A year since it began, the GW Health Workforce Institute has more than doubled their completed research projects – from three in the first half of the year to seven now.
Leaders of the institute said more people from across the University have joined the center, which has allowed the institute to conduct more research.
Patricia Pittman, the co-director of the Health Workforce Institute and an associate professor of health policy and management at the Milken Institute School of Public Health, said the number of completed research projects has increased because researchers are working together, being more productive and increasing their visibility in the press.
The institute launched last September, pulling faculty from six different schools to examine how they could work together to make the health care field function better for both professionals and patients.
“Our goal is to continue to advance the visibility of health workforce issues and to promote the social mission of health care education and practice,” Pittman said.
Three additional faculty members have joined the institute, and Clese Erikson joined the senior leadership team at the institute as a deputy director. Erikson most recently served as the senior director of the Center for Workforce Studies at the Association of American Medical Colleges.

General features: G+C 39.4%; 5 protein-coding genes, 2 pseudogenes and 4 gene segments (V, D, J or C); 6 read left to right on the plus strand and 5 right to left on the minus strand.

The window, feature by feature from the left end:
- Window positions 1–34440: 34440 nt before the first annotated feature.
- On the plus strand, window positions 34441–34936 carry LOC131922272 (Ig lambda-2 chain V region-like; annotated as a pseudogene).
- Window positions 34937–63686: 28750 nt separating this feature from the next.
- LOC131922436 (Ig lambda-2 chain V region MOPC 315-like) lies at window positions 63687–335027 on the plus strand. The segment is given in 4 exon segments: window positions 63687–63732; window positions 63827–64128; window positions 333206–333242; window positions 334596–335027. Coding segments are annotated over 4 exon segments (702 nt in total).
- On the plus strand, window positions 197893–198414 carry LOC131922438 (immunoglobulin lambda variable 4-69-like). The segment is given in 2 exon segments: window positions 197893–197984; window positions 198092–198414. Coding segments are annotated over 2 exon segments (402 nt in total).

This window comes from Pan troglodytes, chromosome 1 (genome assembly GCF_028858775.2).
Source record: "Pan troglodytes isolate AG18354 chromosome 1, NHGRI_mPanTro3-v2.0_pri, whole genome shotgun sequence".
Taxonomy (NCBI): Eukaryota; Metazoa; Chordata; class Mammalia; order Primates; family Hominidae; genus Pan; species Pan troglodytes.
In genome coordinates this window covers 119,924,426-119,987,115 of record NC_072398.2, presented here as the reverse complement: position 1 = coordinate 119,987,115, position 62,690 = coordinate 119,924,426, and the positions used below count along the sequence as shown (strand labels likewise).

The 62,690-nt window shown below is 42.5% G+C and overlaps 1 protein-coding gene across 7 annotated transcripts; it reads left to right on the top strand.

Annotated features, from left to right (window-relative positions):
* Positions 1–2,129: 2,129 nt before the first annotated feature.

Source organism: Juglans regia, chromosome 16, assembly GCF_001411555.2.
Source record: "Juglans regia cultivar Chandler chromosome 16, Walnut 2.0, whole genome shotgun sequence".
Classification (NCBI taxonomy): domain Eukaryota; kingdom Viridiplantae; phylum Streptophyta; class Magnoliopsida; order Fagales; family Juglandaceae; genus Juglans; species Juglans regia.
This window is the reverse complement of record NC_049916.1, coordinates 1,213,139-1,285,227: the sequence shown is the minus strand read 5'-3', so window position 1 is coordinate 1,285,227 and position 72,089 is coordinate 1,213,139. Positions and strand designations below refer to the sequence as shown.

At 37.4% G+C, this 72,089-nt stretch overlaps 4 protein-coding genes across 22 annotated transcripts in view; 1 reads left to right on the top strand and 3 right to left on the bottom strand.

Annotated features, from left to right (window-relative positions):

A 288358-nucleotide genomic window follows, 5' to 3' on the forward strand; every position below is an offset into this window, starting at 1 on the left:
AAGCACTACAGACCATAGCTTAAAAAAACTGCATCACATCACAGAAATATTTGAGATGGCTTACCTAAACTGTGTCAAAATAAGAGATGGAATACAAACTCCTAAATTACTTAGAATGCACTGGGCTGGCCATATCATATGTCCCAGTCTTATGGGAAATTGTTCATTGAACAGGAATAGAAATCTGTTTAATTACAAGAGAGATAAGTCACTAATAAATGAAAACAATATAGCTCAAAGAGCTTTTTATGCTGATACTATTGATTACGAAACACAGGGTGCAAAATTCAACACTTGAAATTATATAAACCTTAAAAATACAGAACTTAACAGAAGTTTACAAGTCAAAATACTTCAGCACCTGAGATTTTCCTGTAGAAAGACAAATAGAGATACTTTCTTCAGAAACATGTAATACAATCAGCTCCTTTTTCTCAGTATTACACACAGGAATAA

Members of the institute are also including doctoral students in research projects more often, Pittman said. There are currently four doctoral students employed by the institute’s faculty members.
Pittman added that the group continues to develop new programs, including a fellowship on health equity funded through the Atlantic Philanthropies grant, and to expand their research partnerships with health professional associations.
Researchers at the institute earned a $5.5 million grant from Atlantic Philanthropies for a five-year project on health care equity in March.
She added that this year researchers are submitting grant proposals to groups like the Agency for Healthcare Research and Quality and the National Council of State Boards of Nursing.
Leighton Ku, a professor of health policy and a founding member of the institute published a study about the staffing in community health centers.
Ku’s research explores how community health centers – nonprofit clinics that are scattered around the country to serve over 20 billion disadvantaged patients – have made staffing changes over the years and how staff who provide non-medical health services has grown.
Research on the health care workforce has grown over the past 20 years and research from the center can reflect the changes in health care, Ku said.
“There are all these very precise and license issues that go on in health care and part of the challenge these days as we move to a world of team based care is that some of those walls need to be broken down and we need to see how we can use people more flexibly based on what they can do as opposed to what their titles are,” Ku said.